A simple switch. And then the machine gun sitting idly on a green hill in the outskirts of a city in South Korea awakens, ready to attack any life form within a 2 mile radius with bullets that can stop a truck in its tracks. A simple switch and then the dog-sized machine takes no instruction from the master.
With the rise of Google cars and Apple’s Siri in recent years, artificial intelligence has swept the media with iconic releases of technology and future projects that all promise to be the “next big thing”. However, with this movement, often times the dangers of artificial intelligence are swept under the rug. Somehow, the two faces of artificial intelligence combine by our tunnel vision.
Cancer. Seemingly never-ending treatment. Lack of human control.
Space. Seemingly never-ending expanse. Lack of human control.
Through the use of machine learning, artificial intelligence reduces the human error that occurs in diagnosis of diseases while also quickening the process. Janet Burns, a reporter from Forbes, reports that current technology such as the AI developed by the Houston’s Methodist Hospital can recognize breast cancer 30 times faster and more accurately by going through 500 patient descriptions “in a couple of hours” relative to only 50 patient descriptions in “50 – 70 hours.” The better and faster inspection places the control back into the hands of doctors, potentially saving lives.
Human lives are furthermore protected by this technology when looking towards important expeditions. Artificial intelligence has led to the rise of robot explorers in ocean and space. Because of factors ranging from human fragility and the necessary expensive precautionary measures, Daniel Britt, professor of Astronomy at the University of Central Florida, finds that manned missions are usually far more expensive than missions that use robots.
Not having the cost of human lives makes these missions more probable of occurring, expanding our knowledge of our environment which then in turn saves lives.
However, with all these benefits towards the safety of human lives, what are we losing for this unregulated productivity and knowledge?
From home to the battle field, artificial intelligence poses long term threats by worsening problems that we face today, such as income inequality and the death of innocent civilian lives caught in armed conflict.
Similar to previous trends with new discoveries, artificial intelligence has deepened the wage gap between blue and white collared workers that has reached disastrous extents over the past 30 years. In other words, the increase of artificial intelligence present in our surroundings has resulted in a dependence in certain specialized skills and promoted those who work in offices over those who work with manual labor.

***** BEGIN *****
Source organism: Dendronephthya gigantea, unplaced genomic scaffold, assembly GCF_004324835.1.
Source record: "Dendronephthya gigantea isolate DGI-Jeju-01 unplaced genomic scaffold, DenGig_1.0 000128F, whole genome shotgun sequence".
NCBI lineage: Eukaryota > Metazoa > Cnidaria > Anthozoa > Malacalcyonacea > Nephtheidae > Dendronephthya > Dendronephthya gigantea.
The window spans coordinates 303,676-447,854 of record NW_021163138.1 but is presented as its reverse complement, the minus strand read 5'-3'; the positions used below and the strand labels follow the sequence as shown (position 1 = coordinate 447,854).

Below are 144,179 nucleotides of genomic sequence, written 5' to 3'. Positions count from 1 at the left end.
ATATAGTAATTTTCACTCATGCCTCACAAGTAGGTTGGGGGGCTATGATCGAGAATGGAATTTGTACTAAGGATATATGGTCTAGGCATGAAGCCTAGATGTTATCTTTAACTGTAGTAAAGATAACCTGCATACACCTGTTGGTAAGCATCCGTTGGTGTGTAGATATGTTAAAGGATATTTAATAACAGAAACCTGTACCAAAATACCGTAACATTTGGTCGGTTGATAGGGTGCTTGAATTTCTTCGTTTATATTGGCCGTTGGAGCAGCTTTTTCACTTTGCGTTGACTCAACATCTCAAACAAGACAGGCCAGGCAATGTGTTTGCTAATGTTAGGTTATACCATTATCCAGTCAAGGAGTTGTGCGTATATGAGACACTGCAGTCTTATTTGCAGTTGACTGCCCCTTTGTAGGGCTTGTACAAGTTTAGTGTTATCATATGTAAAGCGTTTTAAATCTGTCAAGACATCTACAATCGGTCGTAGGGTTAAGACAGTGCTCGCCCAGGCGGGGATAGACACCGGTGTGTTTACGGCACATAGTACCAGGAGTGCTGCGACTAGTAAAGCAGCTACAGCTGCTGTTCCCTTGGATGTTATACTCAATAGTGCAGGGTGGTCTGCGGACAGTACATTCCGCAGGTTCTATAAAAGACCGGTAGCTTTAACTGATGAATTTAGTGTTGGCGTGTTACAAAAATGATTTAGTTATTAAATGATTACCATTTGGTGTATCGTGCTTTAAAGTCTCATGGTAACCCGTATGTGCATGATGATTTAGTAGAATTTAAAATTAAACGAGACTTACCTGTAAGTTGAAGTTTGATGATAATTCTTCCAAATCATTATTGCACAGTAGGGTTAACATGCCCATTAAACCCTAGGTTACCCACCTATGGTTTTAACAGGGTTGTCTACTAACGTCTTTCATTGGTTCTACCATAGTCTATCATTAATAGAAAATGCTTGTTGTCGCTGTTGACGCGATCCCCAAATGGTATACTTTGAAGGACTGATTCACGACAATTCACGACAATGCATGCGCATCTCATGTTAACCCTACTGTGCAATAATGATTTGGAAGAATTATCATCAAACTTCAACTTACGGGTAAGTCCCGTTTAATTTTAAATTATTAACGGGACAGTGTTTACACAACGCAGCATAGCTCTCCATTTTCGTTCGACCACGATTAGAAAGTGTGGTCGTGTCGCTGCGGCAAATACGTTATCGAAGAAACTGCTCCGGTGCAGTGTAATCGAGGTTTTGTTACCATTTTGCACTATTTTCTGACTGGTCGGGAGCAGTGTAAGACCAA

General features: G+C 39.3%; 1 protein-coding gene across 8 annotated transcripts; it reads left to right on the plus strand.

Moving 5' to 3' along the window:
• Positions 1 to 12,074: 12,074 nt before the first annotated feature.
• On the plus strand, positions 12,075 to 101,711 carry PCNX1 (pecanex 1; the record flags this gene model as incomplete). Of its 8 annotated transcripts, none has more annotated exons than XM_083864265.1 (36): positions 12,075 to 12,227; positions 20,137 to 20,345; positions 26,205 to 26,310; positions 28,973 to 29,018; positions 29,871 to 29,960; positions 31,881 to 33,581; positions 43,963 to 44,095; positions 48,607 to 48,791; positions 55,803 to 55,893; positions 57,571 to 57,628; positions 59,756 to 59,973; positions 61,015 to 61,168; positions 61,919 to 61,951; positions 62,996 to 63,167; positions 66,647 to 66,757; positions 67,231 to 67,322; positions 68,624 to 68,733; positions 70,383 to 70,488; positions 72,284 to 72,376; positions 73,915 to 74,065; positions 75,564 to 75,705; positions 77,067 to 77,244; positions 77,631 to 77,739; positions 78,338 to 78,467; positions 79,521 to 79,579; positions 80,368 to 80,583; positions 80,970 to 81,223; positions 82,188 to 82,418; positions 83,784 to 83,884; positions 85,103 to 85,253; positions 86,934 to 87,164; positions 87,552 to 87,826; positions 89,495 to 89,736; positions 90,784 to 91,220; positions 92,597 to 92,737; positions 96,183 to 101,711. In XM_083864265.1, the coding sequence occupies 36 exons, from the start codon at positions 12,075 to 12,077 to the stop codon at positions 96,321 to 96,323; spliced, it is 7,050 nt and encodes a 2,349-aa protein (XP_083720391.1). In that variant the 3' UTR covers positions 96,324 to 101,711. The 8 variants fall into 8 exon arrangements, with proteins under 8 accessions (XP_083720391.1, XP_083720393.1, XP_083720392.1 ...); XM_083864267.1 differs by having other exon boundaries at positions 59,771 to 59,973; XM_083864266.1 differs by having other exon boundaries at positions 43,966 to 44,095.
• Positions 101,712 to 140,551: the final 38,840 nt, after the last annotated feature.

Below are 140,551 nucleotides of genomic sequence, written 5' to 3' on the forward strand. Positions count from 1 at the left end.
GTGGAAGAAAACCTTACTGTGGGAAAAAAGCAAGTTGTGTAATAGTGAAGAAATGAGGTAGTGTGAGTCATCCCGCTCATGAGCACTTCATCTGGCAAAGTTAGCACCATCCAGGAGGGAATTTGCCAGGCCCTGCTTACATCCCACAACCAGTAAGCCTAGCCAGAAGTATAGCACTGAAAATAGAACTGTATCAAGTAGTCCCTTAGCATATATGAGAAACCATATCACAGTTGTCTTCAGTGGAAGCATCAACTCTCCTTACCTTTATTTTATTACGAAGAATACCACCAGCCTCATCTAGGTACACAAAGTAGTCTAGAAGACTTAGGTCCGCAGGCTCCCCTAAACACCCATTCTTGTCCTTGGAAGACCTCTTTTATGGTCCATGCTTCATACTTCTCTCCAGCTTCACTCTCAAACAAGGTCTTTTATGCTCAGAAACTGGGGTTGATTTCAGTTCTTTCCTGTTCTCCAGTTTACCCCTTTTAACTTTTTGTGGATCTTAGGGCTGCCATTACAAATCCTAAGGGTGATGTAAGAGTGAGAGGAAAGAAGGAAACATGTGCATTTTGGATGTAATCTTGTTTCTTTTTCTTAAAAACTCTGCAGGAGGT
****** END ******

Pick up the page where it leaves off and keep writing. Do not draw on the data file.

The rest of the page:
There’s not doubt that with an increase in automation there is less dependence on certain human labor. Instead of actually asking the customer what their concerns are, the job might require skills such as maintaining the program that now does customer service instead. In fact, Carl Benedikt Frey and Michael Osborne of the Department of Engineering Sciences at Oxford University found that in 2013, 47% of American jobs had a high chance to be replaced, making the sluggish employment growth for the past 10-15 years even worse.
Another harm of AI is its ability to easily create dangerous weapons. Currently, AI weaponry such as the Super aeGis II, which tracks and destroys moving targets from miles away, is used in in the Middle East and South Korea. Because these weapons can be any machine that is simply reprogrammed, AI weapons can be made cheaply. And the lack of price in its creation is paralleled in its lack of human judgement that is necessary to follow international humanitarian law. An AI weapon would not be able to distinguish between the enemy or a civilian – a situation already made complicated by human conscious.
A Non-Artificially Intelligent Outlook
The lack of laws for artificial intelligence makes the promising technology far more dangerous in the future. In an open letter, experts such as Bill Gates and Stephen Hawking showed concern of how AI could potentially be as dangerous as nuclear weapons. But if nuclear weapons are heavily regulated, it brings us to wonder how our government can simply expand our defense budget for drones and other artificial intelligent weapons without even regulating it. As Bill Gates once commented at a convention for AI development, “I don’t understand why some people aren’t concerned.”
Indeed, we aren’t concerned because of our tunnel vision that echoes the benefits of artificial intelligence. Although they definitely do exist, the harms seemed to be blocked out of our vision. AI can only be beneficial when we steer it in the direction it needs to be.
As MVHS junior and avid robotics participant Neelie Shah says, “There should be regulation, maybe not for everyday AI like Siri… but definitely for drones used in the military.”
Her opinion is not alone. Similarly, MVHS sophomore Barry Qi comments, “There should be some amount of government regulation for artificial intelligence as we do with other forms of technology.”
So let’s use our artificial intelligence in the way it should be, assisting us for progress. For artificial intelligence to truly beneficial, precautionary measures must be taken so that we as a society can tell Siri “Let’s get out of this tunnel.”